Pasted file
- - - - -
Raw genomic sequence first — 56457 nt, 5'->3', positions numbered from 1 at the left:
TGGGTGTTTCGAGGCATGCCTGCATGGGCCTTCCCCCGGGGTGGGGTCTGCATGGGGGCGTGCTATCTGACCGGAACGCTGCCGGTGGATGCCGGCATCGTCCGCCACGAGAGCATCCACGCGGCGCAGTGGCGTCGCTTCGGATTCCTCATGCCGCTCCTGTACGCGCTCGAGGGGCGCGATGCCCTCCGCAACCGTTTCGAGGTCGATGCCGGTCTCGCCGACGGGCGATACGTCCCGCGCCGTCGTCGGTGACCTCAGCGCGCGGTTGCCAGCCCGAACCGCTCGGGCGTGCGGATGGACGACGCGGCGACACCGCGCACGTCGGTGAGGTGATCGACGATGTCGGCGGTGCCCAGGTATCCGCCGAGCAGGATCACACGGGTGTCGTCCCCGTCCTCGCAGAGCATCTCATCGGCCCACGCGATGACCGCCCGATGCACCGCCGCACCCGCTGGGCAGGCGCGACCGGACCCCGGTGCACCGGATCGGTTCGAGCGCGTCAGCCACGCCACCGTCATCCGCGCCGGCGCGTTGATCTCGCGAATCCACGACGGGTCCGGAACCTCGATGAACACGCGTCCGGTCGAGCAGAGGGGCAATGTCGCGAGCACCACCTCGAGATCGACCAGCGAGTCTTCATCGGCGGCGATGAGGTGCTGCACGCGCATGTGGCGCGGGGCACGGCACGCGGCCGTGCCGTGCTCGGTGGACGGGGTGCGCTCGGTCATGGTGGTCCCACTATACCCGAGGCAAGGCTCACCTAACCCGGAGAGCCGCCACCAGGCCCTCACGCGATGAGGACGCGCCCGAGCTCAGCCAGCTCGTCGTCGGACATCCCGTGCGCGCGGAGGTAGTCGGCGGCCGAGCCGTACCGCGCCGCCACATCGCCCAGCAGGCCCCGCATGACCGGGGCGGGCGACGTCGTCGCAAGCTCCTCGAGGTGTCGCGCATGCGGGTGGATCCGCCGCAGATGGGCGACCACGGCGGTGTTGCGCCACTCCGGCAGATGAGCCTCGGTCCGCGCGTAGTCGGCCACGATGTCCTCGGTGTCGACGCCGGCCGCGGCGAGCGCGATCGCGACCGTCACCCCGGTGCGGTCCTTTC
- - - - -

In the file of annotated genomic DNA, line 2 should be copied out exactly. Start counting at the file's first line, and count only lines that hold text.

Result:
TGGGTGTTTCGAGGCATGCCTGCATGGGCCTTCCCCCGGGGTGGGGTCTGCATGGGGGCGTGCTATCTGACCGGAACGCTGCCGGTGGATGCCGGCATCGTCCGCCACGAGAGCATCCACGCGGCGCAGTGGCGTCGCTTCGGATTCCTCATGCCGCTCCTGTACGCGCTCGAGGGGCGCGATGCCCTCCGCAACCGTTTCGAGGTCGATGCCGGTCTCGCCGACGGGCGATACGTCCCGCGCCGTCGTCGGTGACCTCAGCGCGCGGTTGCCAGCCCGAACCGCTCGGGCGTGCGGATGGACGACGCGGCGACACCGCGCACGTCGGTGAGGTGATCGACGATGTCGGCGGTGCCCAGGTATCCGCCGAGCAGGATCACACGGGTGTCGTCCCCGTCCTCGCAGAGCATCTCATCGGCCCACGCGATGACCGCCCGATGCACCGCCGCACCCGCTGGGCAGGCGCGACCGGACCCCGGTGCACCGGATCGGTTCGAGCGCGTCAGCCACGCCACCGTCATCCGCGCCGGCGCGTTGATCTCGCGAATCCACGACGGGTCCGGAACCTCGATGAACACGCGTCCGGTCGAGCAGAGGGGCAATGTCGCGAGCACCACCTCGAGATCGACCAGCGAGTCTTCATCGGCGGCGATGAGGTGCTGCACGCGCATGTGGCGCGGGGCACGGCACGCGGCCGTGCCGTGCTCGGTGGACGGGGTGCGCTCGGTCATGGTGGTCCCACTATACCCGAGGCAAGGCTCACCTAACCCGGAGAGCCGCCACCAGGCCCTCACGCGATGAGGACGCGCCCGAGCTCAGCCAGCTCGTCGTCGGACATCCCGTGCGCGCGGAGGTAGTCGGCGGCCGAGCCGTACCGCGCCGCCACATCGCCCAGCAGGCCCCGCATGACCGGGGCGGGCGACGTCGTCGCAAGCTCCTCGAGGTGTCGCGCATGCGGGTGGATCCGCCGCAGATGGGCGACCACGGCGGTGTTGCGCCACTCCGGCAGATGAGCCTCGGTCCGCGCGTAGTCGGCCACGATGTCCTCGGTGTCGACGCCGGCCGCGGCGAGCGCGATCGCGACCGTCACCCCGGTGCGGTCCTTTC